Minimizing Bleeding, Hematoma in the Breast Biopsy Patient


Mammographers often describe having a love/hate relationship with interventional procedures. From appreciating the change of pace from screening mammography, as well as the knowledge that they’re an integral part of a process that could save this patient’s life.

However, the challenges are real. Biopsy patients are anxious and can have a vagal response, leading to nausea, vomiting, and potentially syncope. They can also have bleeding issues that need to be addressed.  

The good news is that serious complications post-biopsy are infrequent, and there are proven interventions that can minimize these problems. The most frequent issues after core biopsy include bleeding, hematoma, and vasovagal reactions.1,2

Consequences of post-biopsy bleeding

When a patient does experience prolonged bleeding, the cause can be congenital or related to anticoagulants such as Xarelto®, Eliquis®, and Coumadin®. Millions of patients also take aspirin on a daily basis which can prolong clotting time.  

bruiseWhatever the cause, these patients require extra care that can disrupt one’s biopsy schedule as well as lead to patient satisfaction issues. Additionally, excessive bleeding can have clinical implications. A growing hematoma can be quite painful and affect imaging when trying to determine if all of the calcium has been harvested.  

Clip migration

More importantly, bleeding can potentially lead to clip migration. Several studies have hypothesized that bleeding, and specifically hematoma formation, after a stereotactic biopsy directly contributed to the migration of the biopsy clip.3,4,5,6

Clip migration is not infrequent, Jain et al.7 reports a migration rate of 13% when the biopsy is performed stereotactically and 14% when MRI is used.8 

A significant consequence of clip migration is the potential for positive margins at lumpectomy.9 Atkins et al. reports a positive margin rate of 38%. The consequences of a positive margin include a second procedure under anesthesia, increased anxiety for the patient, and increased radiation dose when additional imaging is required.10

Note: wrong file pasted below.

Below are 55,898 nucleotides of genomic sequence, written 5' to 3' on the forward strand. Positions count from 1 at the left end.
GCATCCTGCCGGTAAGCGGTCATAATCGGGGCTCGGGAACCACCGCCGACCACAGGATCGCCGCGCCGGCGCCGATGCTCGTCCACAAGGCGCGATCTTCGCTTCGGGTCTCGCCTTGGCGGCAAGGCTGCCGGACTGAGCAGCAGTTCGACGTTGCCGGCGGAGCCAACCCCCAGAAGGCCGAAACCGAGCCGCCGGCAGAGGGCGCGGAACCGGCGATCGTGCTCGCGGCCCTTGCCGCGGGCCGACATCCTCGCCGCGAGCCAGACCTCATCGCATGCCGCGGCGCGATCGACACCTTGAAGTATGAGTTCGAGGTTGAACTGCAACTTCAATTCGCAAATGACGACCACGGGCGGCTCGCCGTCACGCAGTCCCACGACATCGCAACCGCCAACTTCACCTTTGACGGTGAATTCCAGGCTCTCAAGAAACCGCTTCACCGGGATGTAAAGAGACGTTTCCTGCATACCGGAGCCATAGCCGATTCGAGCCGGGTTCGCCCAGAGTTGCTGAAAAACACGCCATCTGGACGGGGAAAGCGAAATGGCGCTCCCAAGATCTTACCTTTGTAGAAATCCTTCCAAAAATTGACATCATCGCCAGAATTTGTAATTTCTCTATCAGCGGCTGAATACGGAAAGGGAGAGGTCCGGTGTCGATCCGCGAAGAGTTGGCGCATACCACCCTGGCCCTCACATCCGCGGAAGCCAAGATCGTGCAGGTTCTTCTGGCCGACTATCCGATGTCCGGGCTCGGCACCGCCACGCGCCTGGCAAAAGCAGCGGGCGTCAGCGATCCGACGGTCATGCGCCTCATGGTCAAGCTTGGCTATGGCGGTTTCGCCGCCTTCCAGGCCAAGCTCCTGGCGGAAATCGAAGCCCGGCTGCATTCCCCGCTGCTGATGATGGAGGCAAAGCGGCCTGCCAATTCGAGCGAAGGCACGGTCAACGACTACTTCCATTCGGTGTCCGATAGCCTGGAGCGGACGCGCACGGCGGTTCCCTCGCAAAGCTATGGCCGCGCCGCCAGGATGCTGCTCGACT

Controlling bleeding and hematoma post-biopsy

Post-biopsy care typically includes manual compression of the site, the application of a pressure-dressing utilizing a well-fitting sports bra and minimizing the use of the arm on the affected side. The application of cold therapy immediately after the biopsy and for the next 24 hours can help to minimize bleeding and hematoma formation.11 

Showing the patient how to apply the cold therapy immediately after the biopsy will have the best effect on hemostasis and is a form of demonstration teaching which has a higher level of instruction compliance than verbal instructions alone. In addition to minimizing bleeding, the application of cold therapy has been proven to help with pain.12,13

In a recent study Emiroglu et al. evaluated the impact of cold therapy on patients receiving breast conserving surgery (BCS). There was a statistically significant decrease in reported pain in the cold therapy group vs those that did not receive cold therapy.

In addition to a decrease in reported pain, the use of cold therapy also resulted in a significant reduction in the use of pain medication. During the first 24 hours after surgery only 12.5% of patients in the cold therapy group received additional analgesics while 100% of the patients in the control group required pain medication.12

Cold therapy designed by a breast cancer survivor 

CS-Pillows-on-patientColdSPOT® cold therapy packs, a product developed by a breast cancer survivor, checks all of the boxes when deciding on the best method to apply cold therapy post biopsy. They are a non-pharmacologic intervention that can decrease bleeding, hematoma formation, and pain.